Labor Market Tool

Interested in finding a high-wage, high-demand job relevant to your needs? Check out the interactive tool below, produced by CNA Research Specialist Rikesh Nana, which allows you to create a list of high-wage, high-demand jobs that matches your interests, education level, and salary requirements.

To use the tool, simply:

  1. Select a Career Cluster(s). Career Clusters are career fields such as Health Science, Architecture and Construction, or Information Technology.
  2. Select the level(s) of education typically required for the high-wage, high-demand job for which you are interested.  
  3. Adjust both ends of the slider to determine the range of annual median wages you would like to appear in the list.
  4. Your results will auto-populate on the table below.

Methodology:

This data was collected via the Bureau of Labor Statistics’ national job projections until 2024.

High-wage jobs were considered to be those that offered a median annual wage of $57,734 or higher, is the equivalent of 20 percent above the U.S. per capita income of $48,112.

High-demand jobs were identified in a process similar to the methodology used in the Center on Education and the Workforce’s report, Help wanted: Projections of job and education requirements through 2018. In this report, high-demand jobs are defined as those for which employment is projected to grow faster than the average rate of 10 percent (Carnevale, 2010).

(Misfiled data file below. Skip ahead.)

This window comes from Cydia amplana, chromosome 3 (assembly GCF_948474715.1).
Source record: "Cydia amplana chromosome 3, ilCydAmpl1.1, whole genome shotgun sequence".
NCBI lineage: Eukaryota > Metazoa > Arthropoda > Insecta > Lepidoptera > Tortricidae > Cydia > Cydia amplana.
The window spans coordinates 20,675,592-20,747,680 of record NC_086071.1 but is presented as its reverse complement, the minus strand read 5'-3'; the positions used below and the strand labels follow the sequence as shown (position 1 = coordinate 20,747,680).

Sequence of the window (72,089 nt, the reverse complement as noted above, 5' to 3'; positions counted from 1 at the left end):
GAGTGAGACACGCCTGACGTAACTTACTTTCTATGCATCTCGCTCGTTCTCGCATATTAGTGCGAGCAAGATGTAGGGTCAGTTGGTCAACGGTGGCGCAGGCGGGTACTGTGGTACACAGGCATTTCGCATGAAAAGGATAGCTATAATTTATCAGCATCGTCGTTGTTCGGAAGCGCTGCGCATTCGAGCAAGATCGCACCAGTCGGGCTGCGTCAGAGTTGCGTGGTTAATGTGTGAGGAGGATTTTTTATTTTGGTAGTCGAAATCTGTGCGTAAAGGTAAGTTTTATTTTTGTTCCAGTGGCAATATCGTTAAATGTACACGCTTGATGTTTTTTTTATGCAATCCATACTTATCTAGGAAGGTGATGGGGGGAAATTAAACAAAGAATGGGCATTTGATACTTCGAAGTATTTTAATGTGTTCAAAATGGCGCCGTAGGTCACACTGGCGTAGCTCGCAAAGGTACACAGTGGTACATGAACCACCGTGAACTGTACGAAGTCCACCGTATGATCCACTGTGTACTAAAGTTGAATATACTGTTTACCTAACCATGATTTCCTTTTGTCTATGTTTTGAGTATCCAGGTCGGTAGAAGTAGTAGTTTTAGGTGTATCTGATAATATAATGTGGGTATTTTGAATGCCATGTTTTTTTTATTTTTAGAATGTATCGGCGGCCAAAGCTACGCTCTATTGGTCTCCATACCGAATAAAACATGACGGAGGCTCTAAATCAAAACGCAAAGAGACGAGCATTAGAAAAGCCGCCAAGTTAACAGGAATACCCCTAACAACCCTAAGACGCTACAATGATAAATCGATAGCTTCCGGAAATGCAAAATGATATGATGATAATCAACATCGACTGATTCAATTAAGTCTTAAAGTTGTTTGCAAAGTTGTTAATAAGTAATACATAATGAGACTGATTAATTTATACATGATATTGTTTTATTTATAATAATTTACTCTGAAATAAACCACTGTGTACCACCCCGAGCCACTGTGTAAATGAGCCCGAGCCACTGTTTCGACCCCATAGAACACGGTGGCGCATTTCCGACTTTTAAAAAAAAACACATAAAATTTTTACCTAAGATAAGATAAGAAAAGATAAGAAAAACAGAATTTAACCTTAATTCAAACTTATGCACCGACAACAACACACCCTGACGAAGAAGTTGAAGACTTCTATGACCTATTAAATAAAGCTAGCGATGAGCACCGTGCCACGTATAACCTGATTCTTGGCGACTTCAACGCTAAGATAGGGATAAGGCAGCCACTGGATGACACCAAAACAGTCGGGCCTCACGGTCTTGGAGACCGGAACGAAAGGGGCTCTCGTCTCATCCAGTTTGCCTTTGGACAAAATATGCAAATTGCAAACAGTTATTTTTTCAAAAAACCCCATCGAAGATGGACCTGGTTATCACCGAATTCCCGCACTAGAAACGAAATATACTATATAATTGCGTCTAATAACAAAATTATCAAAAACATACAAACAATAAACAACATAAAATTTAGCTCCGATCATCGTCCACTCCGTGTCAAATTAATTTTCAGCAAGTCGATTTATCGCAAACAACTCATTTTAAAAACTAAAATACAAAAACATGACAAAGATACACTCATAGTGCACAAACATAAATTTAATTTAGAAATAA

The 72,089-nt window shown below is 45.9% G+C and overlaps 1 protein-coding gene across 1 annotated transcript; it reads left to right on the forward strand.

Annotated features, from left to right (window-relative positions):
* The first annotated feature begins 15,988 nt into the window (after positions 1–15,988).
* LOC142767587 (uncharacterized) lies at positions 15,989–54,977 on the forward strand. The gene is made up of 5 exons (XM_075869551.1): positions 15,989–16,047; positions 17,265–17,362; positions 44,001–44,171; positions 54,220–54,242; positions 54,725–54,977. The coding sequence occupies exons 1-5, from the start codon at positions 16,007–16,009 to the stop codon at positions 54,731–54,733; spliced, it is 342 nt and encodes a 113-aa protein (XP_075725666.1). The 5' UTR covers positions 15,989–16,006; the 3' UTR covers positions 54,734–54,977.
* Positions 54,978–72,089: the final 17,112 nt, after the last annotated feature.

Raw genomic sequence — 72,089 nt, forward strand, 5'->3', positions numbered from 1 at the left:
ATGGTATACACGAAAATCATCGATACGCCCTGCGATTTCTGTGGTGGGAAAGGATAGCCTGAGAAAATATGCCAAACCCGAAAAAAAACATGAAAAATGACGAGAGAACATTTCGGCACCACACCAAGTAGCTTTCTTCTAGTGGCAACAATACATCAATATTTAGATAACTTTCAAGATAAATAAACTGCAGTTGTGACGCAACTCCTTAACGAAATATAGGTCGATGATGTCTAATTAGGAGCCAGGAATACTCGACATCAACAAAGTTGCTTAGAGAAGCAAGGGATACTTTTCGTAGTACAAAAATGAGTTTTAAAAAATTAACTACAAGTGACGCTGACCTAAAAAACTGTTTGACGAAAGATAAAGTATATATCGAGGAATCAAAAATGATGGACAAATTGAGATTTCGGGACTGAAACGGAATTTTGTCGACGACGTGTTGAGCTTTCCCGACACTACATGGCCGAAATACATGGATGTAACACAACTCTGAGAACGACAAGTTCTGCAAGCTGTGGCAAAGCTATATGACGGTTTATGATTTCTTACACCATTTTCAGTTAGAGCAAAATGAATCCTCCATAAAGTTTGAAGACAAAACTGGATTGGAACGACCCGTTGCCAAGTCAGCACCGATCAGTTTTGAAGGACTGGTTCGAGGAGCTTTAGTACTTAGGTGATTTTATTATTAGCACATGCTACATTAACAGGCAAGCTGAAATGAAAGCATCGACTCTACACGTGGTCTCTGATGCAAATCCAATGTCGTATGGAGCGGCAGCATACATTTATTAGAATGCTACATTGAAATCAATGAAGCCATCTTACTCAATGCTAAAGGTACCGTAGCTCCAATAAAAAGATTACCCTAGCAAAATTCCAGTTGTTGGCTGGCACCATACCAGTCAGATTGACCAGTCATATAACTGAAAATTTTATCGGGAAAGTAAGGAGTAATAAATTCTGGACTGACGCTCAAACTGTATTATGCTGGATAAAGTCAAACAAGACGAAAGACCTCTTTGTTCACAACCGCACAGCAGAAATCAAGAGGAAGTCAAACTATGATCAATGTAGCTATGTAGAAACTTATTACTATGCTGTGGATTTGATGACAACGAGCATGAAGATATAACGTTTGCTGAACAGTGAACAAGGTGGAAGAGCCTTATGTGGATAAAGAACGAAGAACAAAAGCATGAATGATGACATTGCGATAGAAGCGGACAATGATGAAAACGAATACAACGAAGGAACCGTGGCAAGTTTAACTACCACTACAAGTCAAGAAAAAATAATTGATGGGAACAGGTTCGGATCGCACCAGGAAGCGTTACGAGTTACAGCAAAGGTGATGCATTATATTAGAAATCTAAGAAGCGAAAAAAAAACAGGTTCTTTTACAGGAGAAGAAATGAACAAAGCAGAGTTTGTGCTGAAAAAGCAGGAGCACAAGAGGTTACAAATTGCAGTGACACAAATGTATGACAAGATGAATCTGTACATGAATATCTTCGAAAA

However, in our analysis, we turn our attention to what jobs have the most openings, as opposed to which jobs will increase their growth the most from 2014 to 2024.

For example, commercial diver jobs are supposed to grow by almost 40 percent by 2024; however, this equates to only 2,300 jobs nationwide. On the other hand, although police and sheriff's patrol officer jobs are supposed to grow by only 5 percent by 2024, this equates to 258,400 jobs nationwide.

If you have any questions about the tool, please direct them to CNAEducation@cna.org.

Disclaimer:

This tool was developed using data maintained by the Bureau of Labor Statistics. CNA accessed this data in July 2017. CNA does not control or guarantee the accuracy, relevance, timeliness, or completeness of this outside information.

References:

Carnevale, A. P., Smith, N., & Strohl, J. (2010). Help wanted: Projections of job and education requirements through 2018. Lumina Foundation.

United States Regional Economic Analysis Project (2015). United States vs. United States Comparative Trends Report: Per Capita Personal Income, 1958-2015.